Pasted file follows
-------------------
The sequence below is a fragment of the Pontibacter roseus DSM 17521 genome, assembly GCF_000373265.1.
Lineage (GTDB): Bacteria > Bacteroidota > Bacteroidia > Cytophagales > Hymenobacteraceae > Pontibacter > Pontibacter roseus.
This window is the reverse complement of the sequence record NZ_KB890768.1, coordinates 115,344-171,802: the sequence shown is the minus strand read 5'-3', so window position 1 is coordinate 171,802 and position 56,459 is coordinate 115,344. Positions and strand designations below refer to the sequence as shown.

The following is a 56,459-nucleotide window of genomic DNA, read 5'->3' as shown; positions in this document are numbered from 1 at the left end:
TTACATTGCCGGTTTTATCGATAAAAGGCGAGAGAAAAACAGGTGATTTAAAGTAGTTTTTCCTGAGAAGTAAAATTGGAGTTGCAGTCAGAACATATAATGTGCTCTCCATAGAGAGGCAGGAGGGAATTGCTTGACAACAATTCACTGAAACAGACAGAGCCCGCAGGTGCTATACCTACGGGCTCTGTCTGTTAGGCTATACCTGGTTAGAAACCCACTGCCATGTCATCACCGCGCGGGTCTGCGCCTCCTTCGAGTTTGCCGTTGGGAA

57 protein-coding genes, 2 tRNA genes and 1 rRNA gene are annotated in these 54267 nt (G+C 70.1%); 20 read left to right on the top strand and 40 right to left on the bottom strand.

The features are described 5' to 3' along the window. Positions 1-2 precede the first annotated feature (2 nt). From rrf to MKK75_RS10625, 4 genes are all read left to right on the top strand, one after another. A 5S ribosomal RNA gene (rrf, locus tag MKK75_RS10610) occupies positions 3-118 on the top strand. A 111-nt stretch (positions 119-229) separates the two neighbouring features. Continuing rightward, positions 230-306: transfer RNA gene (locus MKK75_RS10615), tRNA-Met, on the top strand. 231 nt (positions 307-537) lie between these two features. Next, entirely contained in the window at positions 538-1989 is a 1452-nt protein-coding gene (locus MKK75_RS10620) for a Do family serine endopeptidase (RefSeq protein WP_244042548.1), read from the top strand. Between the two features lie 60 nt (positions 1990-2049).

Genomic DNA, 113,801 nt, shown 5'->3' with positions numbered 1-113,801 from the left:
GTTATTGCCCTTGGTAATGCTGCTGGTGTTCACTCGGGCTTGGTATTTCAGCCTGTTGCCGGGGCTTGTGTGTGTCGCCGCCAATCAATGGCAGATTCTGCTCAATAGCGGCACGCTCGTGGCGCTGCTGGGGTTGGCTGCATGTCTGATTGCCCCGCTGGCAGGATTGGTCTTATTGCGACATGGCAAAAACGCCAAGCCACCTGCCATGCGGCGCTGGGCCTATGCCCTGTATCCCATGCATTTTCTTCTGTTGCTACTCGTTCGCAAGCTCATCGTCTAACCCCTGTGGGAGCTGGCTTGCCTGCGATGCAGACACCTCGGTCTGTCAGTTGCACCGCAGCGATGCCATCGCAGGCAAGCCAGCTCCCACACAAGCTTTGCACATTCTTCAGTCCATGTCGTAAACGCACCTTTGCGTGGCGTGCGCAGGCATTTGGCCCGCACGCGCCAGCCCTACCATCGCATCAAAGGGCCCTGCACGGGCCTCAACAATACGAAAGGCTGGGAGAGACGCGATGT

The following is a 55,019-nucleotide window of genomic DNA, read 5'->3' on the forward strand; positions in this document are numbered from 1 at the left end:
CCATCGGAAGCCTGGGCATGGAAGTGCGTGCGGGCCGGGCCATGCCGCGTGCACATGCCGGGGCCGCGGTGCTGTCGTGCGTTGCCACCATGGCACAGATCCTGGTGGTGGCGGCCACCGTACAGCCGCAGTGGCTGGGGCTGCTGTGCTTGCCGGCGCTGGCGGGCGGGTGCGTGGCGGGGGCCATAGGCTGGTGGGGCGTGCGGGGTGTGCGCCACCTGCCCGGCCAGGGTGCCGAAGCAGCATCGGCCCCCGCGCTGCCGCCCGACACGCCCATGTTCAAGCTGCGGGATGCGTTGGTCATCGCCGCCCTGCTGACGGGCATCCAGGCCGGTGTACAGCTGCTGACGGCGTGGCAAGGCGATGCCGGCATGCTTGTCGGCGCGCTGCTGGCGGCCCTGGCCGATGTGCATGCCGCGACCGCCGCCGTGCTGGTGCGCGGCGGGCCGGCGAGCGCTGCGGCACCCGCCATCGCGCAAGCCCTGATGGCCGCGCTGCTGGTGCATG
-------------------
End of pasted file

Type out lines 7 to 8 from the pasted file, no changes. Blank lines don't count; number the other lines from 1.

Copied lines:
The features are described 5' to 3' along the window. Positions 1-2 precede the first annotated feature (2 nt). From rrf to MKK75_RS10625, 4 genes are all read left to right on the top strand, one after another. A 5S ribosomal RNA gene (rrf, locus tag MKK75_RS10610) occupies positions 3-118 on the top strand. A 111-nt stretch (positions 119-229) separates the two neighbouring features. Continuing rightward, positions 230-306: transfer RNA gene (locus MKK75_RS10615), tRNA-Met, on the top strand. 231 nt (positions 307-537) lie between these two features. Next, entirely contained in the window at positions 538-1989 is a 1452-nt protein-coding gene (locus MKK75_RS10620) for a Do family serine endopeptidase (RefSeq protein WP_244042548.1), read from the top strand. Between the two features lie 60 nt (positions 1990-2049).

Genomic DNA, 113,801 nt, shown 5'->3' with positions numbered 1-113,801 from the left: